The French nuclear-powered aircraft carrier Charles de Gaulle is seen in the Mediterranean port in Toulon.The French parliament will hold an extraordinary session on Sept. 4 to discuss the situation in Syria. (STRINGER/FRANCE/REUTERS)

French President François Hollande came under heightened pressure Monday to secure the backing of lawmakers before taking military action in Syria, with his position significantly complicated by President Obama’s decision to consult Congress ahead of any strike.

Hollande, a vocal critic of Syrian President Bashar al-Assad, has long stood with British Prime Minister David Cameron in calling for tougher action. But after Cameron’s parliamentary defeat last week over military action in Syria and Obama’s weekend move, Hollande finds himself facing a new set of political risks.

France’s National Assembly is set to debate possible Syria action on Wednesday, but lawmakers are not scheduled to vote on a resolution. Under French law, Hollande does not need to call a vote until four months after any intervention has started, and he has, thus far, rejected one prior to any strike.

But Hollande’s opponents say a decision not to allow a vote would leave Paris out of step with other world capitals.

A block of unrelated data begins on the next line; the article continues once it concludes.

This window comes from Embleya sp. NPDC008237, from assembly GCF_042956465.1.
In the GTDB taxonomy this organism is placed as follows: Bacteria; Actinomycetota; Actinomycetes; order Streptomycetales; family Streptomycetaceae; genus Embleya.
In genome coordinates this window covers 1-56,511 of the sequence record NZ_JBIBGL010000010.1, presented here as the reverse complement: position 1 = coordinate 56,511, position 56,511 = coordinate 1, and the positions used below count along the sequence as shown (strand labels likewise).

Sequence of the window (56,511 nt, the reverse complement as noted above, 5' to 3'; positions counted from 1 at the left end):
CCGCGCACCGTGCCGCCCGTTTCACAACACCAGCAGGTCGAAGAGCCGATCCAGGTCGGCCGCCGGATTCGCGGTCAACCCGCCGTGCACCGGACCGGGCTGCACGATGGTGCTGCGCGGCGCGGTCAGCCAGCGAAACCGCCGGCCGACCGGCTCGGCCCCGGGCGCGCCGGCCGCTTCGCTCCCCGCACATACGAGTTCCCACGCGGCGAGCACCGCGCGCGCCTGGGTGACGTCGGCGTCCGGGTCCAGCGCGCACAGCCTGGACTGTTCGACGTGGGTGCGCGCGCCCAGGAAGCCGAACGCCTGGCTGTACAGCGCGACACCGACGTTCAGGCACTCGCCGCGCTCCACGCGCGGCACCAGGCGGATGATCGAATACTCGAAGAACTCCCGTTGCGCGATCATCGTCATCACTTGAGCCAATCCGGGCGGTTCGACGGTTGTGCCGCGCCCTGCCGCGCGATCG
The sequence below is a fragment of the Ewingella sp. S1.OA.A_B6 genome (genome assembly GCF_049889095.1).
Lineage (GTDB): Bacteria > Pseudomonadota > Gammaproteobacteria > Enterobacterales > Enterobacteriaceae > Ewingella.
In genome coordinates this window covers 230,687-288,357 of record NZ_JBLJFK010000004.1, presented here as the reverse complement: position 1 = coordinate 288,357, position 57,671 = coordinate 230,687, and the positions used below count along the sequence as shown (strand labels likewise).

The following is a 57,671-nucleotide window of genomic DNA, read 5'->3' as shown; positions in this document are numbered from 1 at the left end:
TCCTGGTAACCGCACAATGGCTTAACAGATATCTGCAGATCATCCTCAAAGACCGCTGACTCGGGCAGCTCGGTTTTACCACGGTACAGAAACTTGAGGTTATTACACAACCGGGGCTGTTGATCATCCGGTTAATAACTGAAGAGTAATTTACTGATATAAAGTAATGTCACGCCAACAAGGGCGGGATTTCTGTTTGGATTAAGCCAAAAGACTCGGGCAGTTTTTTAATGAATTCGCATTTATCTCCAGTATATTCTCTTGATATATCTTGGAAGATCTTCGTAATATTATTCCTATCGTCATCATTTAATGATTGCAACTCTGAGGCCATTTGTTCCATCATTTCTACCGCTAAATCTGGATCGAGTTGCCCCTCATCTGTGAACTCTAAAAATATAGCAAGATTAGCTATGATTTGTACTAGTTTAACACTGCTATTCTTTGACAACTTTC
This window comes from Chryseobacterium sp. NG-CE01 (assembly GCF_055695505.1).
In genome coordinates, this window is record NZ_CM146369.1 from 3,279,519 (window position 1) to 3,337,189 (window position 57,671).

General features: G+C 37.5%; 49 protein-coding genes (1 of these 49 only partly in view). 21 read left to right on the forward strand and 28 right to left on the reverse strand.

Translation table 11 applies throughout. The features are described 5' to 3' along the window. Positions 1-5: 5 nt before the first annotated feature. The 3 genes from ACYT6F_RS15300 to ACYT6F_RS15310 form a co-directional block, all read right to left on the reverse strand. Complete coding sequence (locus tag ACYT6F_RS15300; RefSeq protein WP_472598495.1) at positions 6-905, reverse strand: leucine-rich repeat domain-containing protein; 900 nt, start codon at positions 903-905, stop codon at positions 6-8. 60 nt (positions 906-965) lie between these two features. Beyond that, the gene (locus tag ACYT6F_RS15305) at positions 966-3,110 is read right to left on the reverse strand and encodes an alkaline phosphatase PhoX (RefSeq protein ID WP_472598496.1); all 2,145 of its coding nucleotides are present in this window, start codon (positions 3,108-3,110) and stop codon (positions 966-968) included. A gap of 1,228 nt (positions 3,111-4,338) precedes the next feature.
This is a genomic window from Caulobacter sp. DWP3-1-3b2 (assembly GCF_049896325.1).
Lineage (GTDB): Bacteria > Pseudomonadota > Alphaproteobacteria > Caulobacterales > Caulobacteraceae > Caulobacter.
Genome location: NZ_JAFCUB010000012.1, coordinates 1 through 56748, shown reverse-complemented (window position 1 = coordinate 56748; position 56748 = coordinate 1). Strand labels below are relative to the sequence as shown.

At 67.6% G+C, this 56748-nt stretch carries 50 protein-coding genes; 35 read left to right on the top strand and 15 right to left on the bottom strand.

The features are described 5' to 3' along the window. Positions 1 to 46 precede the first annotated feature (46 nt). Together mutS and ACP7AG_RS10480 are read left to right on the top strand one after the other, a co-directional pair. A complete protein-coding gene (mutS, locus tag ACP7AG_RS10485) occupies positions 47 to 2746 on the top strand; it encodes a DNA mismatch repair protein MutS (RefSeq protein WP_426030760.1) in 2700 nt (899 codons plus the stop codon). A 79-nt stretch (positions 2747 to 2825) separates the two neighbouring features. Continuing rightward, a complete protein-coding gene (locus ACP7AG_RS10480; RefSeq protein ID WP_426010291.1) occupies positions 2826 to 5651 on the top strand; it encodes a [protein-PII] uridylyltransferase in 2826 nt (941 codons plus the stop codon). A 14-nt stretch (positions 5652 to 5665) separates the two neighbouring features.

“I think there should be a vote of Parliament,” Arnaud Danjean, a center-right French member of the European Parliament, told the France 24 television channel. “We see the skepticism of the people, and we see the skepticism of our allies.”

Timeline: Unrest in Syria

Two years after the first anti-government protests, conflict in Syria rages on. See the major events in the country's tumultuous uprising.

The government in Paris is nevertheless pressing for action, with Prime Minister Jean-Marc Ayrault meeting with top French lawmakers to disclose domestic intelligence on an alleged Aug. 21 chemical attack by the Assad regime.

The evidence, according to a nine-page summary posted on the French government’s Web site, described the “massive use of chemical agents” thought to be deployable only by Assad or the “most influential members of his clan.”

A French review of video footage counted at least 281 dead, but French experts also concluded that other estimates as high as 1,500 were consistent with the likely number of fatalities from such an attack.